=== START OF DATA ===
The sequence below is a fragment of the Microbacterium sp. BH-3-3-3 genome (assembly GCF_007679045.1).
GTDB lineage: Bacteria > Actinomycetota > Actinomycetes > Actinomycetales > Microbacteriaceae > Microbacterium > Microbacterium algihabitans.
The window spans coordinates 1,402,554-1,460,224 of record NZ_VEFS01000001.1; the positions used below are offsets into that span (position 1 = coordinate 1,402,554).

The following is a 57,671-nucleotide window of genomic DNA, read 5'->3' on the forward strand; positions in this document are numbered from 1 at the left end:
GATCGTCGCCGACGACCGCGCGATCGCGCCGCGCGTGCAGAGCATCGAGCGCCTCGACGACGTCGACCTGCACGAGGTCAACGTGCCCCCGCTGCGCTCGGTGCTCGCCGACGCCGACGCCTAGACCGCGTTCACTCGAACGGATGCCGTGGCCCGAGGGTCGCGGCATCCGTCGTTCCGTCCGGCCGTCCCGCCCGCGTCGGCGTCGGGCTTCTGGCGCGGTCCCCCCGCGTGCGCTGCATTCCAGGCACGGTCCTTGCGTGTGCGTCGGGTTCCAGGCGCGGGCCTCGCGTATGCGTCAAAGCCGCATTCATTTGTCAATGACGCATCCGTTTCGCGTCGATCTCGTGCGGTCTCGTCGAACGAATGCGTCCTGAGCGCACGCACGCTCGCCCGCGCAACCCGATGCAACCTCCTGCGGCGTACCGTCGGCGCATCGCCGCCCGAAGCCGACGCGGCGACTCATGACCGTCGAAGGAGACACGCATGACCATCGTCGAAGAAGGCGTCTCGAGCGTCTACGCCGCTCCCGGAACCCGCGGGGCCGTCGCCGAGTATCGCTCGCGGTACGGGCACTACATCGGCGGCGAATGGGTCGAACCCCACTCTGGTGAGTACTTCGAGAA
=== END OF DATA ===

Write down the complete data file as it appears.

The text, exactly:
The sequence below is a fragment of the Microbacterium sp. BH-3-3-3 genome (assembly GCF_007679045.1).
GTDB lineage: Bacteria > Actinomycetota > Actinomycetes > Actinomycetales > Microbacteriaceae > Microbacterium > Microbacterium algihabitans.
The window spans coordinates 1,402,554-1,460,224 of record NZ_VEFS01000001.1; the positions used below are offsets into that span (position 1 = coordinate 1,402,554).

The following is a 57,671-nucleotide window of genomic DNA, read 5'->3' on the forward strand; positions in this document are numbered from 1 at the left end:
GATCGTCGCCGACGACCGCGCGATCGCGCCGCGCGTGCAGAGCATCGAGCGCCTCGACGACGTCGACCTGCACGAGGTCAACGTGCCCCCGCTGCGCTCGGTGCTCGCCGACGCCGACGCCTAGACCGCGTTCACTCGAACGGATGCCGTGGCCCGAGGGTCGCGGCATCCGTCGTTCCGTCCGGCCGTCCCGCCCGCGTCGGCGTCGGGCTTCTGGCGCGGTCCCCCCGCGTGCGCTGCATTCCAGGCACGGTCCTTGCGTGTGCGTCGGGTTCCAGGCGCGGGCCTCGCGTATGCGTCAAAGCCGCATTCATTTGTCAATGACGCATCCGTTTCGCGTCGATCTCGTGCGGTCTCGTCGAACGAATGCGTCCTGAGCGCACGCACGCTCGCCCGCGCAACCCGATGCAACCTCCTGCGGCGTACCGTCGGCGCATCGCCGCCCGAAGCCGACGCGGCGACTCATGACCGTCGAAGGAGACACGCATGACCATCGTCGAAGAAGGCGTCTCGAGCGTCTACGCCGCTCCCGGAACCCGCGGGGCCGTCGCCGAGTATCGCTCGCGGTACGGGCACTACATCGGCGGCGAATGGGTCGAACCCCACTCTGGTGAGTACTTCGAGAA